Retinal pigment epithelium changes in pediatric patients with glaucoma drainage devices

Carla J. Osigian, Sara Grace, Maria P. Fernandez, Camila V. Ventura, Susan Azar, Ta C. Chang, Elizabeth Hodapp, Sander R. Dubovy, Audina Berrocal

Research output: Contribution to journalArticlepeer-review

3 Scopus citations


Purpose: Retinal changes secondary to hypotony are usually described as wrinkling or folding of the inner portion of the choroid, the retinal pigment epithelium (RPE), and the outer retinal layers in the macular area due to scleral wall collapse. We describe a new retinal finding in children with suspected hypotony after implantation of Baerveldt Glaucoma Implant (BGI). Observations: Four patients in our series developed significant RPE defects after BGI implant. The RPE defects appeared as elongated white lines observed solely in the posterior pole, in no particular pattern, and seemed to be worse in infants with anterior segment dysgenesis and with collagen disorders. Conclusion and importance: Children have thinner and more elastic scleral walls than adults. This characteristic may cause the inward scleral wall to collapse when the eye is hypotonic. The resulting redundancy of the retina leads to wrinkling and RPE defects characterized by hypopigmented lines predominantly in the macular area. Such findings, to our knowledge, have not been previously reported in pediatric patients.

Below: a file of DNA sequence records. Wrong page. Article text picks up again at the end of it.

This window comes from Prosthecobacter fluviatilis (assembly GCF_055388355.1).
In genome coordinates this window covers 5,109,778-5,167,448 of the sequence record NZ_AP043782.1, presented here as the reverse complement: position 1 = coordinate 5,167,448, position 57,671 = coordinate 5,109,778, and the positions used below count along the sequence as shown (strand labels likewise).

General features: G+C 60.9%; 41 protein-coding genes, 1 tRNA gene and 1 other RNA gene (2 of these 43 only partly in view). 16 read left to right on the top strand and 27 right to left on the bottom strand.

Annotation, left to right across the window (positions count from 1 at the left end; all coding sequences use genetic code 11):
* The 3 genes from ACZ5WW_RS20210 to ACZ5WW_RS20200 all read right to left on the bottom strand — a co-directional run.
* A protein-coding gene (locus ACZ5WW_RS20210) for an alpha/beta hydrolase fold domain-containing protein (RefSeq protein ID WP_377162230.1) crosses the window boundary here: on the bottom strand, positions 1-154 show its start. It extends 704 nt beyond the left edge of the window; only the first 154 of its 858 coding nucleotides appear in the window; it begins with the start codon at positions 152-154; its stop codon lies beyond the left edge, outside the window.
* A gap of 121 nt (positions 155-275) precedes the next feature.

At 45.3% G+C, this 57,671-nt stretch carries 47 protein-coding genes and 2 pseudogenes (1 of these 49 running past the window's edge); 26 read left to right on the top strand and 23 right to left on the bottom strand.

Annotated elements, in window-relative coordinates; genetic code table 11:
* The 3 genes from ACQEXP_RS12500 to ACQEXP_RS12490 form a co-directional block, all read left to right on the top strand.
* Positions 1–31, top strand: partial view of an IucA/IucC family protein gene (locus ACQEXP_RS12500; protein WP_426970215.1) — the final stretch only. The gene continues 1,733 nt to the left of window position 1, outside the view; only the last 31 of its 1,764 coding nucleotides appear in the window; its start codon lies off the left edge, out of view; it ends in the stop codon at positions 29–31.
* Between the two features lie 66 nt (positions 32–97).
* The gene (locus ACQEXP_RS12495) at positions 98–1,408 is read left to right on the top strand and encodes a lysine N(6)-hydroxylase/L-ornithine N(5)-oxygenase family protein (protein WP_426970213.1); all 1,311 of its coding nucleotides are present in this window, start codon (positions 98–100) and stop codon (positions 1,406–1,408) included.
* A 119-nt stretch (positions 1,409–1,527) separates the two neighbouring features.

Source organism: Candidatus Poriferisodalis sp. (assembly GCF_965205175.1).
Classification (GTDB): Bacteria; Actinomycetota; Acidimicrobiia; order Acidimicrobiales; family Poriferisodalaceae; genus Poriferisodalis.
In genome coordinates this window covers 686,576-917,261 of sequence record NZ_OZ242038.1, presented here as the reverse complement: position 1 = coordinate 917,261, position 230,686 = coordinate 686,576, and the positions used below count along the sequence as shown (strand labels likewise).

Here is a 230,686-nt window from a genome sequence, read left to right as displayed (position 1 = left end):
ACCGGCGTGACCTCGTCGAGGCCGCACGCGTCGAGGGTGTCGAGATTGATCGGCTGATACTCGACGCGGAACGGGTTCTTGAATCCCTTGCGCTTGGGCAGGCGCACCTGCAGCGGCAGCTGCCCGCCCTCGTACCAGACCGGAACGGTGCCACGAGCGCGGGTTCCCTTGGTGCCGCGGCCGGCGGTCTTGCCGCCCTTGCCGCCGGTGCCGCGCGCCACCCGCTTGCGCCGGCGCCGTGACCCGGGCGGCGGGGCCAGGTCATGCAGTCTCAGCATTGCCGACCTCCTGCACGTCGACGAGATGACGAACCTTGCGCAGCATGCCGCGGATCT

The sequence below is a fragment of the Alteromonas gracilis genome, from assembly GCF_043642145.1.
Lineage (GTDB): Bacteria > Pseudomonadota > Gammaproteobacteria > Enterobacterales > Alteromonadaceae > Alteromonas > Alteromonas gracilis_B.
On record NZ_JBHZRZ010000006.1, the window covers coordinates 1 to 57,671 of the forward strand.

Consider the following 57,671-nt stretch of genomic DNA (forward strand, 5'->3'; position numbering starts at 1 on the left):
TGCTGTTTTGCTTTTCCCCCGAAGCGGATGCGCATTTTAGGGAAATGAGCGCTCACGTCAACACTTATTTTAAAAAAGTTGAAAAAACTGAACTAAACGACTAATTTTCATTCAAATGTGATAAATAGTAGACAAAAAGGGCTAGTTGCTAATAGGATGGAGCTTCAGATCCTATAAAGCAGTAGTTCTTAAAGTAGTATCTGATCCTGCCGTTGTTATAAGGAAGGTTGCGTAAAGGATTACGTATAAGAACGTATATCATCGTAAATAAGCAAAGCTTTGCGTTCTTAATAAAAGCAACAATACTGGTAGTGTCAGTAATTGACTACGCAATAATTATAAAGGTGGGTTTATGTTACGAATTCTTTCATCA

Original languageEnglish (US)
Pages (from-to)23-27
Number of pages5
JournalAmerican Journal of Ophthalmology Case Reports
StatePublished - Mar 2018


  • Baerveldt glaucoma implant
  • Hypopigmented lines
  • Hypotony
  • Retinal pigment epithelium
  • Scleral elasticity

ASJC Scopus subject areas

  • Ophthalmology


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